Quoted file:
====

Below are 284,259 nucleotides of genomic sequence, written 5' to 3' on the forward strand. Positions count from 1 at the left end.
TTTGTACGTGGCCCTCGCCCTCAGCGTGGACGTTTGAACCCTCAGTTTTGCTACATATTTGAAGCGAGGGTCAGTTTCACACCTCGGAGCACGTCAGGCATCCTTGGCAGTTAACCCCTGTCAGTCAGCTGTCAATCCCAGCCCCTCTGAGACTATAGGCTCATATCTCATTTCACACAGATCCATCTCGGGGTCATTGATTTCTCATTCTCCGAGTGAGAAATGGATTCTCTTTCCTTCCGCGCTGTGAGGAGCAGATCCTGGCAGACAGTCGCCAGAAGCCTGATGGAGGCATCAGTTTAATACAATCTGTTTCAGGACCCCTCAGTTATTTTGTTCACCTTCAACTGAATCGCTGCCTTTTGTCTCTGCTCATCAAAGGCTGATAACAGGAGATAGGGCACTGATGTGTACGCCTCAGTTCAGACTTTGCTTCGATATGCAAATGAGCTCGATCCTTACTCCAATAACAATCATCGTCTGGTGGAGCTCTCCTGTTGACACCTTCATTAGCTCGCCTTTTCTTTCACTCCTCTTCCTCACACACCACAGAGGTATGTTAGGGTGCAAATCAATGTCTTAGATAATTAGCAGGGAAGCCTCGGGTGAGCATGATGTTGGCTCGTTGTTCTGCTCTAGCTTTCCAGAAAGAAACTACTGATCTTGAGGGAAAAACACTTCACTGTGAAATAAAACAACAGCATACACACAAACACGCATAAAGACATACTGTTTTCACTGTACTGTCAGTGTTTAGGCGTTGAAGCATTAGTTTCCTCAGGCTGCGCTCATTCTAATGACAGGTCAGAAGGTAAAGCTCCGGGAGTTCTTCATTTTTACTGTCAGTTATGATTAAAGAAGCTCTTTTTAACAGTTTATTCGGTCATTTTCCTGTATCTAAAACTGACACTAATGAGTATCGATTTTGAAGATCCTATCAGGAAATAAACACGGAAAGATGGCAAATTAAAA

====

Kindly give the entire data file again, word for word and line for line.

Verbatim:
Below are 284,259 nucleotides of genomic sequence, written 5' to 3' on the forward strand. Positions count from 1 at the left end.
TTTGTACGTGGCCCTCGCCCTCAGCGTGGACGTTTGAACCCTCAGTTTTGCTACATATTTGAAGCGAGGGTCAGTTTCACACCTCGGAGCACGTCAGGCATCCTTGGCAGTTAACCCCTGTCAGTCAGCTGTCAATCCCAGCCCCTCTGAGACTATAGGCTCATATCTCATTTCACACAGATCCATCTCGGGGTCATTGATTTCTCATTCTCCGAGTGAGAAATGGATTCTCTTTCCTTCCGCGCTGTGAGGAGCAGATCCTGGCAGACAGTCGCCAGAAGCCTGATGGAGGCATCAGTTTAATACAATCTGTTTCAGGACCCCTCAGTTATTTTGTTCACCTTCAACTGAATCGCTGCCTTTTGTCTCTGCTCATCAAAGGCTGATAACAGGAGATAGGGCACTGATGTGTACGCCTCAGTTCAGACTTTGCTTCGATATGCAAATGAGCTCGATCCTTACTCCAATAACAATCATCGTCTGGTGGAGCTCTCCTGTTGACACCTTCATTAGCTCGCCTTTTCTTTCACTCCTCTTCCTCACACACCACAGAGGTATGTTAGGGTGCAAATCAATGTCTTAGATAATTAGCAGGGAAGCCTCGGGTGAGCATGATGTTGGCTCGTTGTTCTGCTCTAGCTTTCCAGAAAGAAACTACTGATCTTGAGGGAAAAACACTTCACTGTGAAATAAAACAACAGCATACACACAAACACGCATAAAGACATACTGTTTTCACTGTACTGTCAGTGTTTAGGCGTTGAAGCATTAGTTTCCTCAGGCTGCGCTCATTCTAATGACAGGTCAGAAGGTAAAGCTCCGGGAGTTCTTCATTTTTACTGTCAGTTATGATTAAAGAAGCTCTTTTTAACAGTTTATTCGGTCATTTTCCTGTATCTAAAACTGACACTAATGAGTATCGATTTTGAAGATCCTATCAGGAAATAAACACGGAAAGATGGCAAATTAAAA